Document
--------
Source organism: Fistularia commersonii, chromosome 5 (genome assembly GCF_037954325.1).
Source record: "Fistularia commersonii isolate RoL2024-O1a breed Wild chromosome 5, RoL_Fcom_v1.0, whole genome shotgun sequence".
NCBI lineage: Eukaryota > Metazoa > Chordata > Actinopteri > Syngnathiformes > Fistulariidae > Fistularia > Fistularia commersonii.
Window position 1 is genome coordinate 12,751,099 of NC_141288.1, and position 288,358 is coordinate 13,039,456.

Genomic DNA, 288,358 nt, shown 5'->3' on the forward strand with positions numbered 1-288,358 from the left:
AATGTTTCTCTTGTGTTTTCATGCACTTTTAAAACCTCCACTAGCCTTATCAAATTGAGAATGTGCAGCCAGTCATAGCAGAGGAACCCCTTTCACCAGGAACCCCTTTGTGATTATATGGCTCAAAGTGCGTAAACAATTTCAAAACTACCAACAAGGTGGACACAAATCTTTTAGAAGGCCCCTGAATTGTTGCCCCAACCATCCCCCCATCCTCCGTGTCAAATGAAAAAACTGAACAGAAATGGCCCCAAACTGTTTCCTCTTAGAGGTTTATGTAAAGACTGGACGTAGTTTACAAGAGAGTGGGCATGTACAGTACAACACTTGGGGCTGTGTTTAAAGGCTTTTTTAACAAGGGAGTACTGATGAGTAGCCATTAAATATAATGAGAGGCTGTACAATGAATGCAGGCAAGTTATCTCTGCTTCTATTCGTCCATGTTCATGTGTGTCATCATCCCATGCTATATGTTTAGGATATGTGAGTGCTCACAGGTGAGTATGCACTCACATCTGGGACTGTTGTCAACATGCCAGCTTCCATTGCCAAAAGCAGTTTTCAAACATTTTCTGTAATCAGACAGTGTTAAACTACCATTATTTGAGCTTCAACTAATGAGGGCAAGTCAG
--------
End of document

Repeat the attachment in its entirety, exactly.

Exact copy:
Source organism: Fistularia commersonii, chromosome 5 (genome assembly GCF_037954325.1).
Source record: "Fistularia commersonii isolate RoL2024-O1a breed Wild chromosome 5, RoL_Fcom_v1.0, whole genome shotgun sequence".
NCBI lineage: Eukaryota > Metazoa > Chordata > Actinopteri > Syngnathiformes > Fistulariidae > Fistularia > Fistularia commersonii.
Window position 1 is genome coordinate 12,751,099 of NC_141288.1, and position 288,358 is coordinate 13,039,456.

Genomic DNA, 288,358 nt, shown 5'->3' on the forward strand with positions numbered 1-288,358 from the left:
AATGTTTCTCTTGTGTTTTCATGCACTTTTAAAACCTCCACTAGCCTTATCAAATTGAGAATGTGCAGCCAGTCATAGCAGAGGAACCCCTTTCACCAGGAACCCCTTTGTGATTATATGGCTCAAAGTGCGTAAACAATTTCAAAACTACCAACAAGGTGGACACAAATCTTTTAGAAGGCCCCTGAATTGTTGCCCCAACCATCCCCCCATCCTCCGTGTCAAATGAAAAAACTGAACAGAAATGGCCCCAAACTGTTTCCTCTTAGAGGTTTATGTAAAGACTGGACGTAGTTTACAAGAGAGTGGGCATGTACAGTACAACACTTGGGGCTGTGTTTAAAGGCTTTTTTAACAAGGGAGTACTGATGAGTAGCCATTAAATATAATGAGAGGCTGTACAATGAATGCAGGCAAGTTATCTCTGCTTCTATTCGTCCATGTTCATGTGTGTCATCATCCCATGCTATATGTTTAGGATATGTGAGTGCTCACAGGTGAGTATGCACTCACATCTGGGACTGTTGTCAACATGCCAGCTTCCATTGCCAAAAGCAGTTTTCAAACATTTTCTGTAATCAGACAGTGTTAAACTACCATTATTTGAGCTTCAACTAATGAGGGCAAGTCAG